To send content items to your account,
please confirm that you agree to abide by our usage policies.
If this is the first time you use this feature, you will be asked to authorise Cambridge Core to connect with your account.
Find out more about sending content to .
To send content items to your Kindle, first ensure email@example.com
is added to your Approved Personal Document E-mail List under your Personal Document Settings
on the Manage Your Content and Devices page of your Amazon account. Then enter the ‘name’ part
of your Kindle email address below.
Find out more about sending to your Kindle.
Note you can select to send to either the @free.kindle.com or @kindle.com variations.
‘@free.kindle.com’ emails are free but can only be sent to your device when it is connected to wi-fi.
‘@kindle.com’ emails can be delivered even when you are not connected to wi-fi, but note that service fees apply.
Studies have shown that when religious and spiritual concerns are addressed by the medical team, patients are more satisfied with their care and have lower healthcare costs. However, little is known about how intensive care unit (ICU) clinicians address these concerns. The objective of this study was to determine how ICU clinicians address the religious and spiritual needs of patients and families.
We performed a cross-sectional survey study of ICU physicians, nurses, and advance practice providers (APPs) to understand their attitudes and beliefs about addressing the religious and spiritual needs of ICU patients and families. Each question was designed on a 4- to 5-point Likert scale. A total of 219 surveys were collected over a 4-month period.
A majority of clinicians agreed that it is their responsibility to address the religious/spiritual needs of patients. A total of 79% of attendings, 74% of fellows, 89% of nurses, and 83% of APPs agreed with this statement. ICU clinicians also feel comfortable talking to patients about their religious/spiritual concerns. In practice, few clinicians frequently address religious/spiritual concerns. Only 14% of attendings, 3% of fellows, 26% of nurses, and 17% of APPs say they frequently ask patients about their religious/spiritual needs.
Significance of results
This study shows that ICU clinicians see it as their role to address the religious and spiritual needs of their patients, and report feeling comfortable talking about these issues. Despite this, a minority of clinicians regularly address religious and spiritual needs in clinical practice. This highlights a potential deficit in comprehensive critical care as outlined by many national guidelines.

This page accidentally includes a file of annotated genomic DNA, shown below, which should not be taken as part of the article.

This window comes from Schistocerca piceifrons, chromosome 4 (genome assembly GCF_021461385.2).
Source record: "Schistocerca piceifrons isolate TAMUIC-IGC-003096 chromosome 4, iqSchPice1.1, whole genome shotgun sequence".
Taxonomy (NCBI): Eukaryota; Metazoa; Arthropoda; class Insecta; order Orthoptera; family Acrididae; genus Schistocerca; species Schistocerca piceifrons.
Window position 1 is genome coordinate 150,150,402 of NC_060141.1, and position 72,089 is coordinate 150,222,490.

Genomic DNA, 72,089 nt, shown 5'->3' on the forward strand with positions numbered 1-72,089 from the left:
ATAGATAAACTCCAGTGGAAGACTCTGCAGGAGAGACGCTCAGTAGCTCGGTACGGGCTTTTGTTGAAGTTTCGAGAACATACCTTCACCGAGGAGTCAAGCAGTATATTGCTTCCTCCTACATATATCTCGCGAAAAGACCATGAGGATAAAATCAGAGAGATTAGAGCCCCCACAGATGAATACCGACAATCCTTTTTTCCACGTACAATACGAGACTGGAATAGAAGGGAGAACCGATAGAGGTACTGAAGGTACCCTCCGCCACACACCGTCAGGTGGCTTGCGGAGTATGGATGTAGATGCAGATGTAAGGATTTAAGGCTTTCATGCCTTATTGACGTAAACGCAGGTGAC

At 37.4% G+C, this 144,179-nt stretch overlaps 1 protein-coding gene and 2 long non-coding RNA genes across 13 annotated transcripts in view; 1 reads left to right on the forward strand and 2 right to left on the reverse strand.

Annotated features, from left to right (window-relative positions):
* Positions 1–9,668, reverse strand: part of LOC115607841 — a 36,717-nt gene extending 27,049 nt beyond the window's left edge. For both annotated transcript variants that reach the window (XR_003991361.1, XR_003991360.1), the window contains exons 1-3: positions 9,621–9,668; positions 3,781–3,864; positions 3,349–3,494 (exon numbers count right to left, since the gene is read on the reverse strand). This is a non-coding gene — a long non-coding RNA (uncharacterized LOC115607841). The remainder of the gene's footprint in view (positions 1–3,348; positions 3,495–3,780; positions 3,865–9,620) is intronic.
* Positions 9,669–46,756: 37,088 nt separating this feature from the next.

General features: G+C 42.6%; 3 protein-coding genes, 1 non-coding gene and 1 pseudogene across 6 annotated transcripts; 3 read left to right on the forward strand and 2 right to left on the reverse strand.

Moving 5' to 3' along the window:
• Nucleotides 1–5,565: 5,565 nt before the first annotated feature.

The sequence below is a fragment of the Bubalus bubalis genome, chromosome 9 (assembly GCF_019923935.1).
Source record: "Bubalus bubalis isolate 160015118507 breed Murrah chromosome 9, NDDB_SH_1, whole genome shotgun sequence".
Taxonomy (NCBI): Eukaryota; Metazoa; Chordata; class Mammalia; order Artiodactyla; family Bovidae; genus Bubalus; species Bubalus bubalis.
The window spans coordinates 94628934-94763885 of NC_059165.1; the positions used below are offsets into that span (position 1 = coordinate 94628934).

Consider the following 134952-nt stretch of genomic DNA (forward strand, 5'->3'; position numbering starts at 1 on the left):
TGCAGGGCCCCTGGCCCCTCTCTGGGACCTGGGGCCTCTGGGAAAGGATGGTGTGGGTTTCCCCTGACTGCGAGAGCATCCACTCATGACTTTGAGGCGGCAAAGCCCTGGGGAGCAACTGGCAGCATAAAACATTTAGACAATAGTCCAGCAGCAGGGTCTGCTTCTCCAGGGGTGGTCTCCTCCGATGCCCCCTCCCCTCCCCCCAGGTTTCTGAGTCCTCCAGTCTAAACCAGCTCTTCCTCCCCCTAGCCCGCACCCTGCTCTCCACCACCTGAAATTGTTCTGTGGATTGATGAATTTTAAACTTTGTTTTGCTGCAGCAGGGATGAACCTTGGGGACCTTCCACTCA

Describe the epidemiology of healthcare-related (ie, healthcare-associated and hospital-acquired) pneumonia due to methicillin-resistant Staphylococcus aureus (MRSA) among hospitalized patients in community hospitals.
Retrospective cohort study.
Twenty-four community hospitals in the southeastern United States affiliated with the Duke Infection Control Outreach Network (median size, 211 beds; range, 103–658 beds).
Adult patients with healthcare-related MRSA pneumonia admitted to study hospitals from January 1, 2008, to December 31, 2012, were identified using surveillance data. Seasonal and annual incidence rates (cases per 100,000 patient-days) were estimated using generalized estimating equation models. Characteristics of community-onset and hospital-onset cases were compared.
A total of 1,048 cases of healthcare-related pneumonia due to MRSA were observed during 5,863,941 patient-days. The annual incidence rate of healthcare-related MRSA pneumonia increased from 11.3 cases per 100,000 patient-days (95% confidence interval [CI], 6.8–18.7) in 2008 to 15.5 cases per 100,000 patient-days (95% CI, 8.4–28.5) in 2012 (P = .055). The incidence rate was highest in winter months and lowest in summer months (15.4 vs 11.1 cases per 100,000 patient-days; incidence rate ratio, 1.39 [95% CI, 1.06–1.82]; P = .016). A total of 814 cases (77.7%) were community-onset healthcare-associated pneumonia cases; only 49 cases (4.7%) were ventilator-associated cases. Of 811 patients whose disposition was known, 240 (29.6%) died during hospitalization or were discharged to hospice.
From 2008 through 2012, the incidence of healthcare-related MRSA pneumonia among patients who were admitted to a large network of community hospitals increased, despite the decreasing incidence of invasive MRSA infections nationwide. Additional study is warranted to evaluate trends in this important and potentially modifiable public health problem.
Infect Control Hosp Epidemiol 2014;35(12):1452–1457
The seventh annual Teaching and Learning Conference (TLC) was held in Philadelphia, Pennsylvania, from February 5 to 7, 2010, with 224 attendees onsite. The theme for the meeting was “Advancing Excellence in Teaching Political Science.” Using the working-group model, the TLC track format encourages in-depth discussion and debate on research dealing with the scholarship of teaching and learning.
Email your librarian or administrator to recommend adding this to your organisation's collection.